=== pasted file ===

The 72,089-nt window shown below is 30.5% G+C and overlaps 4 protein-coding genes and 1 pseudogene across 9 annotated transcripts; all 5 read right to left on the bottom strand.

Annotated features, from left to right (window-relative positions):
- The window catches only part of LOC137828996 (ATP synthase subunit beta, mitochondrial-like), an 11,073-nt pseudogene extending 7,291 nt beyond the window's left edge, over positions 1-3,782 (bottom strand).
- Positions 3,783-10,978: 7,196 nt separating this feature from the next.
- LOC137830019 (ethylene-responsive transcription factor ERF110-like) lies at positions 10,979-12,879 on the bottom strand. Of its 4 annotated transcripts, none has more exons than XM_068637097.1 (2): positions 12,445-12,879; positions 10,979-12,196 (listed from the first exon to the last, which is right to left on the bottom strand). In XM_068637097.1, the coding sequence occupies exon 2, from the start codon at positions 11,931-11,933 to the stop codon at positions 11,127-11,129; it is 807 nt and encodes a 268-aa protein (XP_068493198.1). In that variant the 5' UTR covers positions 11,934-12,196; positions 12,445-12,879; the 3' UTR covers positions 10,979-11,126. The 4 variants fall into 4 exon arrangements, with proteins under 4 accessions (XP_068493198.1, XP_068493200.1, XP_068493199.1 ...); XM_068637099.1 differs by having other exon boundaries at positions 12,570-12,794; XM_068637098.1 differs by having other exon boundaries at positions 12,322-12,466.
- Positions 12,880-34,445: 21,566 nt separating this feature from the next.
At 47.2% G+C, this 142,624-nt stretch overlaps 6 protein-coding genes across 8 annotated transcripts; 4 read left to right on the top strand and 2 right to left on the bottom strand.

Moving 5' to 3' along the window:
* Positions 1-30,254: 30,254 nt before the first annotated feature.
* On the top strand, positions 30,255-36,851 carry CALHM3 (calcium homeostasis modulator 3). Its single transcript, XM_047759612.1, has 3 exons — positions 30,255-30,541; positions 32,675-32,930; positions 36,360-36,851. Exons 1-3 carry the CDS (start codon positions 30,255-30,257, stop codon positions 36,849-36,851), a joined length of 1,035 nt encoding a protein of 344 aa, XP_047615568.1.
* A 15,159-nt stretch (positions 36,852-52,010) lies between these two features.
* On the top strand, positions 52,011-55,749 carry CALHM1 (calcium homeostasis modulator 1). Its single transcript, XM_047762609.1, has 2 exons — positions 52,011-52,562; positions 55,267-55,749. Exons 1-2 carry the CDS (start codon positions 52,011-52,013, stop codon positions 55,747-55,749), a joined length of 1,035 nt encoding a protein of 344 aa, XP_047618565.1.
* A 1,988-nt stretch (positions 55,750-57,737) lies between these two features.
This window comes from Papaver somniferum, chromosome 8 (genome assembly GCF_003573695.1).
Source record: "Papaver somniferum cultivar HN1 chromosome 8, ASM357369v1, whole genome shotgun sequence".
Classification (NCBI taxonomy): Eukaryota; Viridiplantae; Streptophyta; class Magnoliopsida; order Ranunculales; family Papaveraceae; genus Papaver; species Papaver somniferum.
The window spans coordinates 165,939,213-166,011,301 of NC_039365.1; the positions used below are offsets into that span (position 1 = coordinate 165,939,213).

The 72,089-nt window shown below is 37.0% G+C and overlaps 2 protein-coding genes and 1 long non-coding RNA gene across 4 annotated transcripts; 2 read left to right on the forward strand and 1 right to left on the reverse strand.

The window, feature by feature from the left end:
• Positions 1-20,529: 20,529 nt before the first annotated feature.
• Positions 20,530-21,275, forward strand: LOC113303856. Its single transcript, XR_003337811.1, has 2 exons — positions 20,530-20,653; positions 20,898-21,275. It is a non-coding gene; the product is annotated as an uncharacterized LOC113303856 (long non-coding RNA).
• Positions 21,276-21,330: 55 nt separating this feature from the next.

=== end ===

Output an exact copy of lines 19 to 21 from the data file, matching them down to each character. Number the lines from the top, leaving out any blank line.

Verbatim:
The window, feature by feature from the left end:
• Positions 1-20,529: 20,529 nt before the first annotated feature.
• Positions 20,530-21,275, forward strand: LOC113303856. Its single transcript, XR_003337811.1, has 2 exons — positions 20,530-20,653; positions 20,898-21,275. It is a non-coding gene; the product is annotated as an uncharacterized LOC113303856 (long non-coding RNA).